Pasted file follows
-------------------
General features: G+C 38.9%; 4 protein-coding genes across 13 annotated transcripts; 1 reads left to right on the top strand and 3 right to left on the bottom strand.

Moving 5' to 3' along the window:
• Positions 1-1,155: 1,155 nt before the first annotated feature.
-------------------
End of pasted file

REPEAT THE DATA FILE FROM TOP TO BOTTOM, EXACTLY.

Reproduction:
General features: G+C 38.9%; 4 protein-coding genes across 13 annotated transcripts; 1 reads left to right on the top strand and 3 right to left on the bottom strand.

Moving 5' to 3' along the window:
• Positions 1-1,155: 1,155 nt before the first annotated feature.